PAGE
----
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My Anger Is Threatening Our Marriage, Please Help

by Kristi
(IA)

My name is Kristi and I am only 23 years old, married for almost 2 years now.

A little about my past real quick. My father died when I was 2, and my older brother molested me when I was between ages of 3-6. My mother had a bit of an anger problem, which I rarely saw because I was her "Princess", the only girl. My older brother got most of the abuse. But she knows she has a problem now and We know my older brother has major anger problems also.


So its only natural for me to realize my anger is a problem. Its not healthy at all! All my life, if I don't get what I want, I throw a fit. As I am older, the fits are more "fights". Sometimes I will fight till my husband finally just gives me what I want to shut me up.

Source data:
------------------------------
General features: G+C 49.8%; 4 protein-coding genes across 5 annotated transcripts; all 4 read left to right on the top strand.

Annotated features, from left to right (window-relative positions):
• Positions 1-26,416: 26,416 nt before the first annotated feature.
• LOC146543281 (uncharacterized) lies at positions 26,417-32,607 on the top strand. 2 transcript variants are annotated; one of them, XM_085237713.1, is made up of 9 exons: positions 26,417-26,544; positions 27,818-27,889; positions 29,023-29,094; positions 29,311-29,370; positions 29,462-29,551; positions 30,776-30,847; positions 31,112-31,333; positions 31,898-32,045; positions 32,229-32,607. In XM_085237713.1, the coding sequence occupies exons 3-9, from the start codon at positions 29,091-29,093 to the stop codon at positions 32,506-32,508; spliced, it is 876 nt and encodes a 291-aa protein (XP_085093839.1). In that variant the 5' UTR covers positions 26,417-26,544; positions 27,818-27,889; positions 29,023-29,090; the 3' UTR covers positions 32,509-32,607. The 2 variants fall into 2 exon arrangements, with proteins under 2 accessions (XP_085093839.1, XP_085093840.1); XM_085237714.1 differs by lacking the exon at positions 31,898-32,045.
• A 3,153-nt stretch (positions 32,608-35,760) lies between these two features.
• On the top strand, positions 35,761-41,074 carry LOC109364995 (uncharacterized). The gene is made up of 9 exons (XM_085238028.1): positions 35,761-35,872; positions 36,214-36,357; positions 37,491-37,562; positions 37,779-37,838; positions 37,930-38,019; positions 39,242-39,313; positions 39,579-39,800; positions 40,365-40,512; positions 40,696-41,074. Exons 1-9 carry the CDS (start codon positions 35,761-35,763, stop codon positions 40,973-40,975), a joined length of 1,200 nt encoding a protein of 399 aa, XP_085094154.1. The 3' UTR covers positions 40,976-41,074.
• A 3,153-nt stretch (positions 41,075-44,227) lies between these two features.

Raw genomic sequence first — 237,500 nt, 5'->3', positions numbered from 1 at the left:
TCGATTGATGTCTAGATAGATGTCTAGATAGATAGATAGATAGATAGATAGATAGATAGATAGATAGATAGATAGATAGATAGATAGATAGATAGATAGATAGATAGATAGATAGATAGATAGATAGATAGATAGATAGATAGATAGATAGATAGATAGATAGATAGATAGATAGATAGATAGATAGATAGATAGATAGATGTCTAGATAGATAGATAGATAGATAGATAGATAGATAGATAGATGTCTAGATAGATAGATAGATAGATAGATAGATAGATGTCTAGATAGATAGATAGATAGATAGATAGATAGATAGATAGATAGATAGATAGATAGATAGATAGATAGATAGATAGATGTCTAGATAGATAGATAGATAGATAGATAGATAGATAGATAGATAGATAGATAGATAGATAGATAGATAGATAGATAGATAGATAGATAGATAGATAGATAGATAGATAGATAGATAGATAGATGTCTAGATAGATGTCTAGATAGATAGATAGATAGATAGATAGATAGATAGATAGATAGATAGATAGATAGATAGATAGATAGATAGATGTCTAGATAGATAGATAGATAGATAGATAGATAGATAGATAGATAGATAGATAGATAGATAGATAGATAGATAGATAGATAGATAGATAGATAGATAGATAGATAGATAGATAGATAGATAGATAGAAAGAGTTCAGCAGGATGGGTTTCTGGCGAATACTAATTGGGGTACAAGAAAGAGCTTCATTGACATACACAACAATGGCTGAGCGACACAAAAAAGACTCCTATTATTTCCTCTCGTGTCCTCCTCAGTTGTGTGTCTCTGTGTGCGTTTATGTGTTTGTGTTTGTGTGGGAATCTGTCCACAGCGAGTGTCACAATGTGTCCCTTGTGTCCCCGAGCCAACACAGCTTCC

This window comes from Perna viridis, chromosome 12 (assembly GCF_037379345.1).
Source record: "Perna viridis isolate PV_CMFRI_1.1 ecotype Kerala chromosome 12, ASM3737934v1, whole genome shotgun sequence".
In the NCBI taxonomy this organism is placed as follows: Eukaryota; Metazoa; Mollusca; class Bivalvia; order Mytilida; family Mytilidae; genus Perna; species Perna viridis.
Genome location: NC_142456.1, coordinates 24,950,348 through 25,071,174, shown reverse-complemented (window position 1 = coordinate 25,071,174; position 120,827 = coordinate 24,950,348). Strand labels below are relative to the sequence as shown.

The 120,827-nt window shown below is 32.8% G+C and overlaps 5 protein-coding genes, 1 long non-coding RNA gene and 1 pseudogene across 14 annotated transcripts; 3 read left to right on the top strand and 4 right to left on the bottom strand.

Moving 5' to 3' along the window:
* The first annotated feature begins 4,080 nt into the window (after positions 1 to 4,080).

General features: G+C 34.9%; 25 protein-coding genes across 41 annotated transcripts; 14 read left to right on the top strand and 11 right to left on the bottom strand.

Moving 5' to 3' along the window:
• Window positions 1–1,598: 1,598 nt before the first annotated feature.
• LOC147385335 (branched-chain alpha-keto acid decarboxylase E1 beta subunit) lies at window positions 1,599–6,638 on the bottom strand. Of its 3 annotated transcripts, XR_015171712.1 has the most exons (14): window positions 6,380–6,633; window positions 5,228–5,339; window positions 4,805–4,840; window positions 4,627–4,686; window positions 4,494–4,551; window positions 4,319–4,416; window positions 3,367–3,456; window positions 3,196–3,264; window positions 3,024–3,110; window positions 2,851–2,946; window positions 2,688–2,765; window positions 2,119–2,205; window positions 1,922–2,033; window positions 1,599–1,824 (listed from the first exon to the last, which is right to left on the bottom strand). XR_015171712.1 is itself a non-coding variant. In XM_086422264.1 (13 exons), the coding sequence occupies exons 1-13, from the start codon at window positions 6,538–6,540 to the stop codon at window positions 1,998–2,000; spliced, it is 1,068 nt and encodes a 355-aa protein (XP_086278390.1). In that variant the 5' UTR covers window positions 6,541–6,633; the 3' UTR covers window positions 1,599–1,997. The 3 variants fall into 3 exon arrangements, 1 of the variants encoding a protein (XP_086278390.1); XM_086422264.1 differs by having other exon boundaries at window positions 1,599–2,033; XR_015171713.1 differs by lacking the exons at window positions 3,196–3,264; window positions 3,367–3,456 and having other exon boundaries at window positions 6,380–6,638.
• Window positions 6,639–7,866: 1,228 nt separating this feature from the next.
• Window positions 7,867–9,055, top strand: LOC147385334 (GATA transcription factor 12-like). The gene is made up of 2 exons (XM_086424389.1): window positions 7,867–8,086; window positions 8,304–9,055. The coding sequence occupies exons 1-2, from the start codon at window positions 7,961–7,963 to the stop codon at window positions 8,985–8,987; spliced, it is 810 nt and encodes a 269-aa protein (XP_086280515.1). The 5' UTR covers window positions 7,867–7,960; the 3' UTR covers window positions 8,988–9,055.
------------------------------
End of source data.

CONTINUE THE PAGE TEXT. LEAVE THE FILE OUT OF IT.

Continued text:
We really do have a great marriage. We are loving and joke with each other, do things for each other and we're considerate of each others' feelings and wants. But lately, he wanted to help a friend out and have him move into our home, and things have been a major mess! His friend never cleans up after himself, and I always have to, and it really pisses me off, but I don't say anything.

I keep it in and I can literally just feel it building up inside me, until I finally explode. There was a stray kitten outside crying, I wanted to bring it in, his friend answered before my husband could and told me "No."

I flew off the handle, slammed our bedroom door shut and threw the ashtray at it and kept yelling stuff until he would come into the door. Then I said things I knew I didn't mean, such as divorce and blaming him for stuff I know was not his fault.

I left him that night to stay at a friends, came home same night, we talked it all out, he talked to his friend about his behaviors. It was cool. But not really. The next night I blew up again towards his friend, obviously my problems with him were never cleared up. To wrap up that story, it ended up day before thanksgiving, he asked me for a divorce. We're working on things again, but we both agree I need help. Its not just that I get upset. Its a bunch of things.